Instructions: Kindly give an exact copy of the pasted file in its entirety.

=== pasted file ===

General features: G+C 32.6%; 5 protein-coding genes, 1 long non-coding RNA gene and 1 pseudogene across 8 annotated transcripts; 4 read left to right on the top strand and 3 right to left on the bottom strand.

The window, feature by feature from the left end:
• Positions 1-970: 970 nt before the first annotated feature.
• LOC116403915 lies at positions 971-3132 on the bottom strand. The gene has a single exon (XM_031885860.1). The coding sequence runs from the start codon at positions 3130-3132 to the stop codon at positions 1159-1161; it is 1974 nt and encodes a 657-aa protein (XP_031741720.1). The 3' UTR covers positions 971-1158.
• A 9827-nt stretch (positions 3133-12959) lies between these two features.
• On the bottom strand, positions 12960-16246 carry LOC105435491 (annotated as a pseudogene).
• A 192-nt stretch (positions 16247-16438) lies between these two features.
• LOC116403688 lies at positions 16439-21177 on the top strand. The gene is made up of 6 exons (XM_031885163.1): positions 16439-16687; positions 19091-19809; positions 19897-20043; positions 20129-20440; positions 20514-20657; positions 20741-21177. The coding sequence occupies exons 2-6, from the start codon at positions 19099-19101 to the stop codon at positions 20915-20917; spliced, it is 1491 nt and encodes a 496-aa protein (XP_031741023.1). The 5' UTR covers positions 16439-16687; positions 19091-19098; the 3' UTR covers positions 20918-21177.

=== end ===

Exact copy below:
General features: G+C 32.6%; 5 protein-coding genes, 1 long non-coding RNA gene and 1 pseudogene across 8 annotated transcripts; 4 read left to right on the top strand and 3 right to left on the bottom strand.

The window, feature by feature from the left end:
• Positions 1-970: 970 nt before the first annotated feature.
• LOC116403915 lies at positions 971-3132 on the bottom strand. The gene has a single exon (XM_031885860.1). The coding sequence runs from the start codon at positions 3130-3132 to the stop codon at positions 1159-1161; it is 1974 nt and encodes a 657-aa protein (XP_031741720.1). The 3' UTR covers positions 971-1158.
• A 9827-nt stretch (positions 3133-12959) lies between these two features.
• On the bottom strand, positions 12960-16246 carry LOC105435491 (annotated as a pseudogene).
• A 192-nt stretch (positions 16247-16438) lies between these two features.
• LOC116403688 lies at positions 16439-21177 on the top strand. The gene is made up of 6 exons (XM_031885163.1): positions 16439-16687; positions 19091-19809; positions 19897-20043; positions 20129-20440; positions 20514-20657; positions 20741-21177. The coding sequence occupies exons 2-6, from the start codon at positions 19099-19101 to the stop codon at positions 20915-20917; spliced, it is 1491 nt and encodes a 496-aa protein (XP_031741023.1). The 5' UTR covers positions 16439-16687; positions 19091-19098; the 3' UTR covers positions 20918-21177.